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Category Archives: Nature in All Its Glory

Voice of The Inanimate

Voice of The Inanimate.

Last night, I pressed Our Grandmother from Eddie Two Hawks. In my comments, I mentioned Wendell Berry and the way I understand place in his writing. Wendell Berry’s work is used by the deep ecology movement which in many ways is not a movement. It is a way of life. For years, I critiqued the environmental movement as a corporate movement with many of the same characteristics of the business they criticized. Wendell Berry, similar to all good farmers, values the land. He speaks about as if it were living. It is not separate from us, but a part of us. When I think about this, it makes local and community environmental work incredibly important. It decries the corporate pillaging that goes on both sides of the equation.

Wendell Berry speaks of the land as a living and animate thing. This makes sense. The plants we grow happen in the healthy, which comes from the same root as whole, ecosystem. When we see ourselves embedded in this ecosystem and not overloads, it changes our relationship with nature. Alex commented the word nature comes from a word meaning birth. When certain parts of the ecosystem are damaged made, unwhole and unhealthy, the birth itself cannot be healthy.

Each contribution we make adds something to the world we live in. It is when we see ourselves as part of the world and nature that we make the greatest contributions to community. We are stewards, serving the world in loving ways. This is another analogy for the thinking of the world as grandmother. We treat our grandmothers with love.

Our Grandmother

Our Grandmother.

This is a wonderful quote. When we think of our grandmothers, we think of someone we want to treat with respect, dignity, and integrity for their wisdom. Mother Earth is the same. She possesses so much wisdom that when we are open and see ourselves as being one with the world we receive that wisdom.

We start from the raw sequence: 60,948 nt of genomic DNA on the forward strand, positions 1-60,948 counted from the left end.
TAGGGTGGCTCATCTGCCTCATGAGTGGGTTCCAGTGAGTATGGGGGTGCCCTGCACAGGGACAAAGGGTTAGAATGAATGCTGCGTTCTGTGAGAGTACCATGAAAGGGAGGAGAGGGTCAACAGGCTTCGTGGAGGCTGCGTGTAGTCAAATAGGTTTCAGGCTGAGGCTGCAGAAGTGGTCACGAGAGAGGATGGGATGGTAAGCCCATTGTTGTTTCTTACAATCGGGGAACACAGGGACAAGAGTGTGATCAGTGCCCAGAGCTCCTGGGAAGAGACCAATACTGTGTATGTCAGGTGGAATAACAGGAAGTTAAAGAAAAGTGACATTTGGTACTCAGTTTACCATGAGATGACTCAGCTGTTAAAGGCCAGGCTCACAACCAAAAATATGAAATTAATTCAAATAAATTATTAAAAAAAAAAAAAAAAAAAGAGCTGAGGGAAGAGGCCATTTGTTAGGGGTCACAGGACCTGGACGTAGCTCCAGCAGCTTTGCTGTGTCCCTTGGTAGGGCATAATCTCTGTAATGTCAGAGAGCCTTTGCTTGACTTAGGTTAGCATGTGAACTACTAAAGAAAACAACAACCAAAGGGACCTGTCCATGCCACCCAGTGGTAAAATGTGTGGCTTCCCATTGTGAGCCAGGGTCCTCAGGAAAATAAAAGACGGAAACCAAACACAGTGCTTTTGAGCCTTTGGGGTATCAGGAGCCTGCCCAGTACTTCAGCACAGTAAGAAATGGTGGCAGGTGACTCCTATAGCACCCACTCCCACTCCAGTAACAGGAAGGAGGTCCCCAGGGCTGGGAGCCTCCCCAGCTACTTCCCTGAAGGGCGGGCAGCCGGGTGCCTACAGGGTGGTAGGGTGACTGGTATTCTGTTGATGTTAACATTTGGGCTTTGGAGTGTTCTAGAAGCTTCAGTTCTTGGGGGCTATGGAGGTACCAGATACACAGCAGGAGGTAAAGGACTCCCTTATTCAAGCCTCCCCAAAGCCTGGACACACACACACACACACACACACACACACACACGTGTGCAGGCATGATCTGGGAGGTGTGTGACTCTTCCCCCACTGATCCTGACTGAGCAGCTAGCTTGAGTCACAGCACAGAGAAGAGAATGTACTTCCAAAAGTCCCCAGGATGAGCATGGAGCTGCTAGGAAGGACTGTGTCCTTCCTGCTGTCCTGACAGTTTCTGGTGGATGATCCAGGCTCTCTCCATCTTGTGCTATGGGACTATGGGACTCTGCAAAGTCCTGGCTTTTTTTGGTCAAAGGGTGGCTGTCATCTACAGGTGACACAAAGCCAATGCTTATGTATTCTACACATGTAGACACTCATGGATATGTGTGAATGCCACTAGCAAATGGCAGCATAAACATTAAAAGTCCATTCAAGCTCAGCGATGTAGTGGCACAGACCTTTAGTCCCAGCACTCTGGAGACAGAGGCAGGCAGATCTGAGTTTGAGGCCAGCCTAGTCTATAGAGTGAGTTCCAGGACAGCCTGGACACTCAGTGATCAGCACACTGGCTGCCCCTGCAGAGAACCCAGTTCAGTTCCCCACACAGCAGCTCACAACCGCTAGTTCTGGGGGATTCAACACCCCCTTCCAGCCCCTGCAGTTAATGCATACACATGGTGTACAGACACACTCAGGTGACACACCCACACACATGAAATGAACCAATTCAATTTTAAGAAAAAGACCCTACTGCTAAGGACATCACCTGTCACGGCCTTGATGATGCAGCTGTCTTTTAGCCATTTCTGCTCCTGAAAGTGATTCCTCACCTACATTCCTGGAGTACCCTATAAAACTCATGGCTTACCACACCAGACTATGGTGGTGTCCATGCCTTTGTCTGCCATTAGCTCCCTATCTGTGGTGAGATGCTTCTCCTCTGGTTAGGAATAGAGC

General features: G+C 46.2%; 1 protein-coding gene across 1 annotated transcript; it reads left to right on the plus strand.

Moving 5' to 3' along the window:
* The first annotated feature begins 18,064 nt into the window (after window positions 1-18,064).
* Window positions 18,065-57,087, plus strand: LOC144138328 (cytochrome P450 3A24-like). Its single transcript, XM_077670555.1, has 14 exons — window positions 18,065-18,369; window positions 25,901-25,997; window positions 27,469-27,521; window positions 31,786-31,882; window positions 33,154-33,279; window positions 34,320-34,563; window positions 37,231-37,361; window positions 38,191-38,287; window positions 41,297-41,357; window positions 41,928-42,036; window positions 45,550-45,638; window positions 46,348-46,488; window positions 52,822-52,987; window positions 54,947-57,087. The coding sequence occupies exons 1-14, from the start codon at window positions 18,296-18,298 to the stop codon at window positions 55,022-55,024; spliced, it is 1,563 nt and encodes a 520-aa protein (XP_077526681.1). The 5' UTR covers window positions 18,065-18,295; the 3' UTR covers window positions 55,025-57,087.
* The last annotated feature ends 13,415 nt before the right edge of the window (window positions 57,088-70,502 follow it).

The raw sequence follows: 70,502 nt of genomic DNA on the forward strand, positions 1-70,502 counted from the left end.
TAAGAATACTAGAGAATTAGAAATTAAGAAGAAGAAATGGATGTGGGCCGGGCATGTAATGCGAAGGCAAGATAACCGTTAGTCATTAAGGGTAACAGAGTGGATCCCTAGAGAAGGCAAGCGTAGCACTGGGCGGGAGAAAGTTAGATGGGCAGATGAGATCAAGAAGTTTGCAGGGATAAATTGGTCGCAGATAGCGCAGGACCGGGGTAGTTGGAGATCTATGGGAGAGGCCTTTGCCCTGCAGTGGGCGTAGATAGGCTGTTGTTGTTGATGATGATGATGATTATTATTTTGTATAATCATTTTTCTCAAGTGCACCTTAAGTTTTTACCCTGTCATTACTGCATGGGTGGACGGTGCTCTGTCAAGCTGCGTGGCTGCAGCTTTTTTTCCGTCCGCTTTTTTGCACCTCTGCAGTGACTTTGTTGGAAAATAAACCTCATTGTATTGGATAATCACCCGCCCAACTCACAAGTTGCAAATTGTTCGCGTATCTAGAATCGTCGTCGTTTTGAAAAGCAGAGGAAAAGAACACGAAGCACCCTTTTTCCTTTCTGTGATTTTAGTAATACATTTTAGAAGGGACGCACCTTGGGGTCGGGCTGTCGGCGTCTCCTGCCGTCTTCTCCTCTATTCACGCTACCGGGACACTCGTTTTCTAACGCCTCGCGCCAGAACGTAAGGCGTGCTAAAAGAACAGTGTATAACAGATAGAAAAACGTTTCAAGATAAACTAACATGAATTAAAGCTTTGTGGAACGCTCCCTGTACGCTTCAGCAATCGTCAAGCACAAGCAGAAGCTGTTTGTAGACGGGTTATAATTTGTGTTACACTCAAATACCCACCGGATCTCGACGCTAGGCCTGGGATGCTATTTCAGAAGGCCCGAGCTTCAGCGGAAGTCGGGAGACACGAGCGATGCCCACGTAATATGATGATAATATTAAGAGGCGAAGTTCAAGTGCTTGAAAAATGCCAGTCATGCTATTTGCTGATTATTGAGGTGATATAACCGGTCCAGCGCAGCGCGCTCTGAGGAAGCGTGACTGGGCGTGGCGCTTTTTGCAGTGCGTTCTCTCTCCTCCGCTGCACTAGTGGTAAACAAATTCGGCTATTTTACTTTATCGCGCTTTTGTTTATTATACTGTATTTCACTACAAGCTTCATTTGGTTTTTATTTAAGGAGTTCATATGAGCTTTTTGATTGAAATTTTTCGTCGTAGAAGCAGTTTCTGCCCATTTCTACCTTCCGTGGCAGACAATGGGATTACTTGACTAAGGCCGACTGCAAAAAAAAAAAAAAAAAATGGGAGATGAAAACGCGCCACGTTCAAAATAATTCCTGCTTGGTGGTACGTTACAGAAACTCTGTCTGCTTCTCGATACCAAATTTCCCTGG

Today, Kathy and I talked about place the Wendell Berry speaks about it. When we feel we live in a place, it means something profound to us. We think of those places not as out there, but very much in us and us in that place. We find community in those places because we have much in common with the others who live, animate and inanimate.

The Way Sunshine Smells

We picked dandelions and put them on the kitchen table in a mason jar. My mom would take them and put them there not saying they were weeds. Members of Kathy’s family ate dandelion greens as a salad. As our boys grew up, they picked dandelions and we put them in vases for a few days as the dandelions gave up their prime moments and shared the way sunshine smells.

Tamara Madison wrote this poem about daffodils not dandelions. It reminds me of the wonder we live in. Nature is transient. It moves at its pace and sometimes we pay attention to it. In a world filled with busyness, it is hard to realize we have little control over what happens outside our self. We control our personal responses to the world and its phenomena, human and non-human. When I reflect on what is was like to be a child and the many things I did not take for granted, it points out the transience I live with and a way to approach it. Daffodils and dandelions are the way sunshine smells and honoring me with their presence, as I honor them.

Ten daffodils stand in a pasta sauce jar
giving up their moment of prime
to brighten this cluttered kitchen table.

Yellow lovelies, I am honored
to have you here. Outside you’d be
just another bit of the great flowering world,
but in my kitchen, among the papers,
the bottles, the bananas growing tired
in the bowl, you are amazement itself.

Outside amid the orange blossoms,
the roses, the sweet alyssum,
your light scent would be lost.
Here, you turn this morning kitchen
Into a festival of fragrance – you
are the way sunshine smells.

Rhubarb

We have rhubarb in our backyard and it yields fruit through the summer. Kathy and I grew up where rhubarb was inexpensive and plentiful. It made great pies, jams, canned fruit, and was edible, with sugar, when eaten raw as it is tart.

It is interesting to note how, as we age, we notice things that seemed less relevant earlier. Larry Schug reminded me about rhubarb. I took this particular plant for granted as I grew up, but they create miracles as do other plants and animals in our world. Rhubarb provided an inexpensive dessert and snack that, as I recall, seemed available year round in some form.